Monday, 16 March 2009
In Another Light and The gangster we are all looking for
I read these two books as a follow up to The Harmony Silk Factory. In Another Light is by Scottish writer Andrew Greig and a very good book it is too.. There are two stories here, which finally, after many twists and turns come together. One of stories is set in Malaya in 1930, which explains the follow up. The other and the main story is set in 2001 mainly in Orkney. This is about Eddie Mackay and his attempt to build a new life for himself after recovering from a near fatal brain trauma. This story is told in the first person and while the main focus is on his new life in Orkney and the people he meets there, a subsidiary theme emerges which grows in focus and importance as the novel develops. This is Eddie's quest to discover the truth about his father and an alleged affair he, Sandy Mackay was supposed to have had in Malaya in 1930. The affair is raised almost in an off-hand manner by his elderly mother, but Eddie is intrigued and wants to find out more about his father whom he feels he never really knew and who died many years previously.
The Malaya story is told in the third person as a straightforward narrative and the two stories alternate every three or four pages. So we, the readers, are always at least one step ahead of Eddie as he tries to recreate his father's life in Penang. This part of the novel is sympathetically told and offers us a vivid picture of life in Malaya in 1930. It has a claustrophobic edge to it as the focus is all on Sandy Mackay and his blossoming love affair and its sudden end. The other characters are all interesting and fascinating in their own right, especially the enigmatic Marsden and the two Simpson sisters, Ann and Adele.
Eddie Mackay's own account of his new life is told in a sharply self-deprecating style. Through his encounters with the motley crew of fellow inhabitants in Stromness, and his quest into the past of his father, Eddie gradually learns more about himself and what he wants to be. To begin with this part of the novel focuses more on Eddie's relationships with his new circle of friends and acquaintances in Stromness. In particular his growing attachment to Mica, who like Eddie, is also starting afresh. Back on Orkney to care for her dying father, Mica has her own issues to resolve. Their far from harmonious relationship and its breakdown forms the kernel of Eddie's development, though as the novel progresses the quest into his father's past takes on an ever more important role. And it is this quest which brings the various strands together in a surprising and unexpected finale. As the title suggests, not only Eddie, but anything and anyone can be seen in another light.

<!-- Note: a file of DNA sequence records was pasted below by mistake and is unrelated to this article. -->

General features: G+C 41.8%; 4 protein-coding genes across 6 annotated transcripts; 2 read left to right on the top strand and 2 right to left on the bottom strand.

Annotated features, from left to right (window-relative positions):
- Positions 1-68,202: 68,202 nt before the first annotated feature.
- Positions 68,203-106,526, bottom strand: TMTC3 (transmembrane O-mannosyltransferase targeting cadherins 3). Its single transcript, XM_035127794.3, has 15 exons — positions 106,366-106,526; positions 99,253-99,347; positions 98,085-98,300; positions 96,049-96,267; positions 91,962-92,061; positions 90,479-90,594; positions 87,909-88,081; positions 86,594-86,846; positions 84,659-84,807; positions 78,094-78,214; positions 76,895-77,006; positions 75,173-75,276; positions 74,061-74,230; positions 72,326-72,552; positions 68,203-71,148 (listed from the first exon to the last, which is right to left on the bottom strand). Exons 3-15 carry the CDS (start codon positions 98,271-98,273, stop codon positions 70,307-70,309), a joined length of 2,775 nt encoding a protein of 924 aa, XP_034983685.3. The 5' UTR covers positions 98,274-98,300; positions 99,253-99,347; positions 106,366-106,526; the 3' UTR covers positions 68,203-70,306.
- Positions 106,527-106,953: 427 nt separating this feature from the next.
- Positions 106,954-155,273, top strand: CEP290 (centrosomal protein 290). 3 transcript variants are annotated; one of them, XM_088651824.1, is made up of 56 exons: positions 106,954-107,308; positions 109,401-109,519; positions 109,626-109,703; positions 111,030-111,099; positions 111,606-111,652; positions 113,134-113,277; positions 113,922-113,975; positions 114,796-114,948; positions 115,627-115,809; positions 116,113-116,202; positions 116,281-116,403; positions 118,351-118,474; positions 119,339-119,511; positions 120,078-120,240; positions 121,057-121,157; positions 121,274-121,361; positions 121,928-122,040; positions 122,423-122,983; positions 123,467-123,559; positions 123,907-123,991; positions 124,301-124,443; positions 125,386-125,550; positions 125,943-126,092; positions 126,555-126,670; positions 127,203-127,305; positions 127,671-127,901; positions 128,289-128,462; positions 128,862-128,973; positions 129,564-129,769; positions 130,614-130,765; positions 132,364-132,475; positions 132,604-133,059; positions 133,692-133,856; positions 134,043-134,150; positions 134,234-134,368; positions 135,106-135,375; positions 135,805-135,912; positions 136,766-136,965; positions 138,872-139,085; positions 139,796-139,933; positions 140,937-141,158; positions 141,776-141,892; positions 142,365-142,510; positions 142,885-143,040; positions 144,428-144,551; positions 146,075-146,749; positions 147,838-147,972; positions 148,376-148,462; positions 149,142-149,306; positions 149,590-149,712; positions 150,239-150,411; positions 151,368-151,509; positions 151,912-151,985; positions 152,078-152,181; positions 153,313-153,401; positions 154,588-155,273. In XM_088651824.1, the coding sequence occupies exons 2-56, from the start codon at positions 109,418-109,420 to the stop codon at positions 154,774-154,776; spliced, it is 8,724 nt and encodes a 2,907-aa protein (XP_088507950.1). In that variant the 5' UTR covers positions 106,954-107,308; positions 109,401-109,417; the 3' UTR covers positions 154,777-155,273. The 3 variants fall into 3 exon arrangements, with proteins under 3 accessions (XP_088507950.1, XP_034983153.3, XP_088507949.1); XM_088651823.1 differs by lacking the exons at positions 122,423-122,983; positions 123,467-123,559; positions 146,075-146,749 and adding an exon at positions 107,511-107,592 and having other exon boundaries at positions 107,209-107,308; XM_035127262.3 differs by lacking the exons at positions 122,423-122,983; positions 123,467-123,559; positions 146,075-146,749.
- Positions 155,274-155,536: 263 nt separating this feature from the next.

This, despite its part setting in Malaya is a very Scottish novel. The main characters are constantly challenging us to reconsider what it is to be Scottish. The traditional view of Scotland as a dour and depressing place is provided by the elder Mackay, who leaves Scotland in part to escape the “endless dreichness of skies and mind”. And to him “Scotland's a place where everyone explains what is not possible, that it'll all end in tears, we're here to make the best of a bad job then die, and get a good rest rest till we're woken up to be informed we're damned.” Ouch! Pass the whisky please. On the other hand he does return and settles to a good life and his son portrays a very vibrant and full life in Orkney. Even Scotland can be seen in another light.
The gangster we are all looking for, is the first novel by American based Vietnamese writer, Le Thi Diem Thuy. This is another book that is not what it seems. For a start it has nothing to do with gangsters. It is rather an account of a young Vietnamese girl growing up in America. One of the boat people who survived the perils and made it to the USA with her father. Her mother failed to make it, though she did join them later. Her brother did not and died in Vietnam. This is not a straightforward story. There is little narrative in it, more a series of memories, all bitty and enigmatic. It is also full of pain. Not just the young girl's, but her father's and mother's as they seek and mostly fail to make sense of their past and their present in America. Most of the book is written in the voice of the pre-teen young girl and the writing does have a naïve, dream like simplicity to it. This is a very short novel, more a novella, only 150 pages long. It is not however an easy or comfortable read. I didn't feel any real sense of development, only pain, suffering and loss.